Supportability is also part of this equation; you may want something with either great remote management capabilities or something simple anyone can maintain. If you purchase rarer equipment it may be harder to find remote service personnel capable of support. However if you design the systems well . . . . with spares and redundant paths . . . . a centralized body may handle this for you. You see it all depends on your approach to the problem.
Next how high will you scale, do you have growth projections for the future. Are there any new applications or new company acquisitions which will seriously affect the solution. Will you be moving say from a DS3 bandwidth backbone to an OC3 bandwidth backbone in a few years?
Once all the considerations have been looked at you must be consistent. Classify differing sites and have set standards in operating systems, hardware platforms, IP Addressing and configurations for sites. This is great from a TCO perspective and will make supporting the network easier and cheaper. Even when using low end equipment replacing a standard item held it stock is much easier the trying to figure out a new configuration in the heat of a network outage. This also makes documentation easier which is the core of world class architecture. Support on sites without documentation is always a nightmare.
For network designers there are obviously many brand considerations, but most will often recommend CISCO solutions. I can recommend CISCO from a security, manageability, scalability and supportability perspective. However it can be quite expensive depending on your requirements.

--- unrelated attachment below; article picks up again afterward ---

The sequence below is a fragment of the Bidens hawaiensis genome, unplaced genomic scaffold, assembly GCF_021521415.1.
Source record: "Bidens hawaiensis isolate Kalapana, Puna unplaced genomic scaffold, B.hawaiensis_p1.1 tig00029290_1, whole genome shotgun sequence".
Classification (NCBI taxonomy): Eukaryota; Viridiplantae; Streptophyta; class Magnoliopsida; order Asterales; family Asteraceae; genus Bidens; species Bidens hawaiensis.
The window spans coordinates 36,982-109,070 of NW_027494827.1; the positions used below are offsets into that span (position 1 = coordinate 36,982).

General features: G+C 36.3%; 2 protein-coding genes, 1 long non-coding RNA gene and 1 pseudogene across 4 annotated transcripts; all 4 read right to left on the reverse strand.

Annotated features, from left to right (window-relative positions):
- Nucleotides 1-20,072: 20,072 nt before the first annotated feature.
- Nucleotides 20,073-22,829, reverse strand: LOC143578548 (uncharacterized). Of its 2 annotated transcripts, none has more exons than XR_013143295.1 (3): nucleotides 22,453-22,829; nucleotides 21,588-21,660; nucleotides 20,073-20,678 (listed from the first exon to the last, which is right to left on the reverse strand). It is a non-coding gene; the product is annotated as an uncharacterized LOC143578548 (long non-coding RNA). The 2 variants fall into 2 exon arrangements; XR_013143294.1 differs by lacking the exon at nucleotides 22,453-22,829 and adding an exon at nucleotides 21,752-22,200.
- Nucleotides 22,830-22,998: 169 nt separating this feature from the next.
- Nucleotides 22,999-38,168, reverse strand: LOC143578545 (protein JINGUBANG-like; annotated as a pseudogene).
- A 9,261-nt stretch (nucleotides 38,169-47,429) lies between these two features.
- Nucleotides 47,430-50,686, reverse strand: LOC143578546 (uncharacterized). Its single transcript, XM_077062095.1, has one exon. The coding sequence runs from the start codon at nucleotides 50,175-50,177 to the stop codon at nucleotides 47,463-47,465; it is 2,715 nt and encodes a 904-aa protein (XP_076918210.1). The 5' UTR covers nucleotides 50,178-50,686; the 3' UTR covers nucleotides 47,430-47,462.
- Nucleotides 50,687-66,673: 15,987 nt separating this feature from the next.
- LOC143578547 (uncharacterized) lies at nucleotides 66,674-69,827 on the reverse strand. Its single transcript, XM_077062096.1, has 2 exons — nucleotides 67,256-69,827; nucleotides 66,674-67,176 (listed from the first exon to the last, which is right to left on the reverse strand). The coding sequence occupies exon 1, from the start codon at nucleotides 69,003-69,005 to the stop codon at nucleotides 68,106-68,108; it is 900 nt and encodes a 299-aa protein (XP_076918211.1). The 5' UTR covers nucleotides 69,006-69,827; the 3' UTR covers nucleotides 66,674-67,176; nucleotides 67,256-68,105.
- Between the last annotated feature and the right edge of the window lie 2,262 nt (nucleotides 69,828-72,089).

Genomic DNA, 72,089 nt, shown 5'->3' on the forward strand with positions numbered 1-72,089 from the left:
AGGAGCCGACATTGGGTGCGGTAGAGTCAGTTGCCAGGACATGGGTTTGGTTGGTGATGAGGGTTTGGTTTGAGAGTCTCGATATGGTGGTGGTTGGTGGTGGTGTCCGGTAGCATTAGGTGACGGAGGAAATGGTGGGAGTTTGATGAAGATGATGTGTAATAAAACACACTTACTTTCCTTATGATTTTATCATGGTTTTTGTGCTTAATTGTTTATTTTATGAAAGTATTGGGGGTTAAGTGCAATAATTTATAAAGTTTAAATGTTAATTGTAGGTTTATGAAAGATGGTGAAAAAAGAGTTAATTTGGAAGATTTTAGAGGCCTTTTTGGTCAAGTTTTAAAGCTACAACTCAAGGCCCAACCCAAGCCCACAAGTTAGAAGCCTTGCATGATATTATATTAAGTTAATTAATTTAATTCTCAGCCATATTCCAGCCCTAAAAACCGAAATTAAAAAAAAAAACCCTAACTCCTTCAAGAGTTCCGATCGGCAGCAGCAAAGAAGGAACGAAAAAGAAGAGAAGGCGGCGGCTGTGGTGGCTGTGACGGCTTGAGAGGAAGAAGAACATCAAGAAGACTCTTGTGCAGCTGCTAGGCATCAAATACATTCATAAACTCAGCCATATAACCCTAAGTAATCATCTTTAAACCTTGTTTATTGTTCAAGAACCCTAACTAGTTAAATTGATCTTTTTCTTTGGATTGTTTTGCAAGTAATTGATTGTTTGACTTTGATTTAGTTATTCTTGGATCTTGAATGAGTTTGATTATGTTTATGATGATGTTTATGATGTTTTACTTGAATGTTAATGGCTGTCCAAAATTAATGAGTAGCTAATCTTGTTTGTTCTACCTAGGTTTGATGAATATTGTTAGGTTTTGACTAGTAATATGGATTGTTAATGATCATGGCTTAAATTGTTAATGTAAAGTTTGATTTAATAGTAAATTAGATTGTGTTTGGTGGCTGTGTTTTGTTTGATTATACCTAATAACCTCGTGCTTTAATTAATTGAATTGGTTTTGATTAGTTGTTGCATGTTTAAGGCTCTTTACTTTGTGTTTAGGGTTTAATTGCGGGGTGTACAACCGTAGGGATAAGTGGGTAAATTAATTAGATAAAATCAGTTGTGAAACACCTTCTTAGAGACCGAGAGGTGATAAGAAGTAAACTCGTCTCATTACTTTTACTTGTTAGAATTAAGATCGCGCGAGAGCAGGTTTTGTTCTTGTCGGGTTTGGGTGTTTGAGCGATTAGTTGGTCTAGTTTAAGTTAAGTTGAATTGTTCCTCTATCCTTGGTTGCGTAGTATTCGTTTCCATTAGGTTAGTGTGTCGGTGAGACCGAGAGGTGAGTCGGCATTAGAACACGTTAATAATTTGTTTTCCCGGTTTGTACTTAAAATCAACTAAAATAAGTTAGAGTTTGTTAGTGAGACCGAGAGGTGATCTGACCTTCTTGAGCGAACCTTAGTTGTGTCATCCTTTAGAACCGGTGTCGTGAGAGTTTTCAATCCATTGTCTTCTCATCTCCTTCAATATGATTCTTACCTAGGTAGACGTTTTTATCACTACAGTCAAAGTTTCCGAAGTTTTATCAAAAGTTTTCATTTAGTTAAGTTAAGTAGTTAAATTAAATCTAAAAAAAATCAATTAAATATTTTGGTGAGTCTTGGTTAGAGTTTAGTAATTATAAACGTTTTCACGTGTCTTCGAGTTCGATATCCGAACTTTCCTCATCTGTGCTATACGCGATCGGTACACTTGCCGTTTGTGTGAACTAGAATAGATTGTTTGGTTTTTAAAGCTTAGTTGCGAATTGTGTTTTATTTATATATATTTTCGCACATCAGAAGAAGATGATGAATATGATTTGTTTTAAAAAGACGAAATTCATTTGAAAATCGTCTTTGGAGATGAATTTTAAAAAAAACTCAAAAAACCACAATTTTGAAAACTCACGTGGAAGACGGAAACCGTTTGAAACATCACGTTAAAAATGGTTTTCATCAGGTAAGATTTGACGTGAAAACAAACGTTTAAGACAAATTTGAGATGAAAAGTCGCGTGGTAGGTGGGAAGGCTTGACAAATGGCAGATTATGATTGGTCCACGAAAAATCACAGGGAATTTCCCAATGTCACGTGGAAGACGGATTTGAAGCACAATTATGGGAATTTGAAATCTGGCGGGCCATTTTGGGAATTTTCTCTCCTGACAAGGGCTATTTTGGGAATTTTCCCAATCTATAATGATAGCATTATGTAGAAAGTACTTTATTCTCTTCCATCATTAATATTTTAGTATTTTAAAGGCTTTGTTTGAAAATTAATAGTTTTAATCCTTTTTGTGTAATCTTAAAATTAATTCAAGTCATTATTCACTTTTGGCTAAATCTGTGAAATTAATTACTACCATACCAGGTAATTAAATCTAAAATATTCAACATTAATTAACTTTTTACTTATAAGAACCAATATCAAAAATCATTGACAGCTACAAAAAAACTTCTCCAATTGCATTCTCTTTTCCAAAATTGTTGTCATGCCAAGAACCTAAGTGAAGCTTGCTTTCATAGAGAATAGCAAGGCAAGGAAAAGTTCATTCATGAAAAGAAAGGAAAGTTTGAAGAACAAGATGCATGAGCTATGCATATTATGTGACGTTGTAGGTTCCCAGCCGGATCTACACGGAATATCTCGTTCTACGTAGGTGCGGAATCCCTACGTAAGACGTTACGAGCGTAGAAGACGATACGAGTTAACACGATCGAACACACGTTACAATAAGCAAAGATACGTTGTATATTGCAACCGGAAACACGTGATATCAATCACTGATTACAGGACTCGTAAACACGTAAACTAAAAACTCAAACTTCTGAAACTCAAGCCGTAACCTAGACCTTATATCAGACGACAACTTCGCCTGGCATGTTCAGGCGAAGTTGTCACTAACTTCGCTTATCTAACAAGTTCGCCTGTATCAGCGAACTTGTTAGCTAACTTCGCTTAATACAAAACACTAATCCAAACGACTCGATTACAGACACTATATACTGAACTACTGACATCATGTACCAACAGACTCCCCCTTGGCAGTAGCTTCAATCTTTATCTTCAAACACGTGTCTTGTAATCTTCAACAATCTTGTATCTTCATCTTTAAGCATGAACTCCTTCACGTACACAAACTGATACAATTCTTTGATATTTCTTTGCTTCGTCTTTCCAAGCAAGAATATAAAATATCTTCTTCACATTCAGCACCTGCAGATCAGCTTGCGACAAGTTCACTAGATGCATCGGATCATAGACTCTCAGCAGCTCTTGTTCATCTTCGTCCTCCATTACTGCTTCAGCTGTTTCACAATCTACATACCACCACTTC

It is up to you to manage the balance between price and the rest. You may end up with a different vendor for routing, switching, wireless, VOIP etc. The important thing is to try and keep it manageable. The item price is not the full cost consider Maintenance, Support and Reliability in your equation. Sometimes the most expensive option has a much better support cost than the upfront cheap options.
Whatever solution you choose in the end . . . . hopefully you follow a well thought plan in the process incorporating the above issues and suggestions.
Michael is the owner of FreedomFire Communications. . . .including DS3-Bandwidth.com and Business-VoIP-Solution.com . Michael also authors Broadband Nation where you're always welcome to drop in and catch up on the latest BroadBand news, tips, insights, and ramblings for the masses.